SAN JOSE, Calif. — Can Intel and Advanced Micro Devices, Silicon Valley's version of the long-squabbling Hatfields and McCoys, really get along?
The two chipmakers certainly sounded sincere when they ended their antitrust legal wrangling Nov. 12, with Intel agreeing to pay AMD $1.25 billion. Calling their relationship for more than 20 years "challenging and often acrimonious," their settlement vowed to alter that by "wiping the slate clean" and resolving future gripes "in a constructive manner."
While no one believes the two tough competitors will become fast friends, some analysts say that the legal costs of their incessant bickering forced a truce and that they can coexist as peaceably as those once-rancorous rivals, Microsoft and Apple. But others who have watched Intel and AMD scratch and claw in what has been the nastiest corporate cat fight in recent tech history doubt business will significantly change.
"Everyone should be very skeptical" about peace being maintained, said Tom McCoy, AMD's executive vice president for legal, corporate and public affairs. "We've had what I call tribal warfare for decades. But you know, at some point people have to put a stake in the ground and say, 'We're going to at least try to make a pivot.' Time will tell."
Because the settlement details steps the companies must take to resolve disputes before going to court, including holding quarterly meetings, "this will be very helpful going forward," added Intel spokesman Chuck Mulloy. "It's less expensive to get along."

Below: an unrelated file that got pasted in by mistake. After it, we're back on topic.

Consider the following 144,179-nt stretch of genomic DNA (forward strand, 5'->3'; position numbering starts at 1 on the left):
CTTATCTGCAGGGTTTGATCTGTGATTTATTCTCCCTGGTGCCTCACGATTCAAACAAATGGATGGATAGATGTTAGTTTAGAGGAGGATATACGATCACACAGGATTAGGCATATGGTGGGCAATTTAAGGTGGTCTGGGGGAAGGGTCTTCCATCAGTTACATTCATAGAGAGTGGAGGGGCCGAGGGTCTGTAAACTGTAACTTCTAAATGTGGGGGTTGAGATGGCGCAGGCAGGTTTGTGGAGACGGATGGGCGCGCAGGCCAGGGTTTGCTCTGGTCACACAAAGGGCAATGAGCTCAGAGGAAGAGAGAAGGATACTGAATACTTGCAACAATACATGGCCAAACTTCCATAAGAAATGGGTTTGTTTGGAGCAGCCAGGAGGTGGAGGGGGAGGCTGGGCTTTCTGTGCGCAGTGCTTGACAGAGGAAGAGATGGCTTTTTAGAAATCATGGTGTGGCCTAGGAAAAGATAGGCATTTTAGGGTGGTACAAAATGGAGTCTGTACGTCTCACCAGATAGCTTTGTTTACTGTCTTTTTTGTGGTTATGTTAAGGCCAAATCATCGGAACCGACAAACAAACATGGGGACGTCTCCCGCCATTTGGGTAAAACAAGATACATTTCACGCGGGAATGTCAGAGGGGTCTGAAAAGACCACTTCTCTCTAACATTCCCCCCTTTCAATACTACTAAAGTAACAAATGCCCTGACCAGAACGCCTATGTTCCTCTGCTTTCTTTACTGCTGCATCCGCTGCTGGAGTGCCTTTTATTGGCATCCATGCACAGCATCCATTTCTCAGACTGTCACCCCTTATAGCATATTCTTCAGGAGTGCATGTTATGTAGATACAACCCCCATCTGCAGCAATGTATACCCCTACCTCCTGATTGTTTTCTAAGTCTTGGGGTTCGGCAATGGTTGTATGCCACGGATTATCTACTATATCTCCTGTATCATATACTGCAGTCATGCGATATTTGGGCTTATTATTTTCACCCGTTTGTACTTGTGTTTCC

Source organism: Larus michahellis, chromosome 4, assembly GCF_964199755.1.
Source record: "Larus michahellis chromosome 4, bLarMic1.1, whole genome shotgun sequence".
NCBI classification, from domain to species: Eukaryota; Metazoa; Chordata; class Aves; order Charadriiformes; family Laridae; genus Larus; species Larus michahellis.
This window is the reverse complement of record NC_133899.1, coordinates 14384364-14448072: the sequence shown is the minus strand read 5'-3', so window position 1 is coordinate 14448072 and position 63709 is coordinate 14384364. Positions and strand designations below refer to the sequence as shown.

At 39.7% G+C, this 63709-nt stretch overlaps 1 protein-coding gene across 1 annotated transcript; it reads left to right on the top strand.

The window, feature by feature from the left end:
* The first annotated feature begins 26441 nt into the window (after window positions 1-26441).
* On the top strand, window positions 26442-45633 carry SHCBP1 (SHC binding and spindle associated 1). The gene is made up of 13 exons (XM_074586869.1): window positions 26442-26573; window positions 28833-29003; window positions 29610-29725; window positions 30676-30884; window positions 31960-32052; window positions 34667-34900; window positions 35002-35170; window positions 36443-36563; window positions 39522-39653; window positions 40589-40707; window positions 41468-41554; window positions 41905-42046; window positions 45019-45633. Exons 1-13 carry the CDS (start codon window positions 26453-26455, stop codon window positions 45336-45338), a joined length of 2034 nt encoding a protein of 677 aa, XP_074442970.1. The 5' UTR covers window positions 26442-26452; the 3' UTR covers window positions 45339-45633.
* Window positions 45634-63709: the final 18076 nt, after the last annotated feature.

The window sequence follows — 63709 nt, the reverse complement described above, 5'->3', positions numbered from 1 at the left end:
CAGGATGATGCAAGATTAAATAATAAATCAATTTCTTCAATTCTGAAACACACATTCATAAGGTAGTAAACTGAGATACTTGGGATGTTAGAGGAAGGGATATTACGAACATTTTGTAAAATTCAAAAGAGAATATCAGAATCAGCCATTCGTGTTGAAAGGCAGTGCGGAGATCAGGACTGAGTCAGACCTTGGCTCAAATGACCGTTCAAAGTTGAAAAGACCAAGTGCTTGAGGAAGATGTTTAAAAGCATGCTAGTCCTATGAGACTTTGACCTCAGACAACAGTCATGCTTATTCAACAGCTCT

The companies' legal brawling dates to 1987, when AMD of Sunnyvale, Calif., and Intel of Santa Clara, Calif., locked horns over AMD's right to use certain designs for making microprocessors, the brains of personal computers and other devices. AMD won a $10 million judgment back then. But the animosity continued. Claiming Intel was now hindering its ability to sell chips to computermakers, AMD in 2005 filed a lawsuit that was among the matters settled Nov. 12.
U.S., Asian and European authorities also have launched investigations into Intel's practices, resulting in the European Commission's recent $1.45 billion fine of Intel, which the company has appealed.
The genesis of the Nov. 12 deal was another legal spat involving Intel's claim that AMD had violated a technology-sharing agreement in spinning off its chipmaking operations in March. When that disagreement wound up in mediated talks in Maui in April, the two firms' lawyers decided to also try to resolve AMD's suit over its sales to PC makers.
"The working relationship of the AMD and Intel negotiating teams was very professional, very constructive," McCoy said.
While the settlement won't likely change Intel's market dominance, analysts generally agreed that Intel and AMD both benefit.
AMD's suit was set for trial in March and Intel executives feared having to pay billions in damages if they lost. In turn, AMD won Intel's pledge to avoid certain marketing practices AMD found objectionable, along with the $1.25 billion cash payment. Intel also lifted its objections to AMD's spun-off chipmaking operation, called Globalfoundries.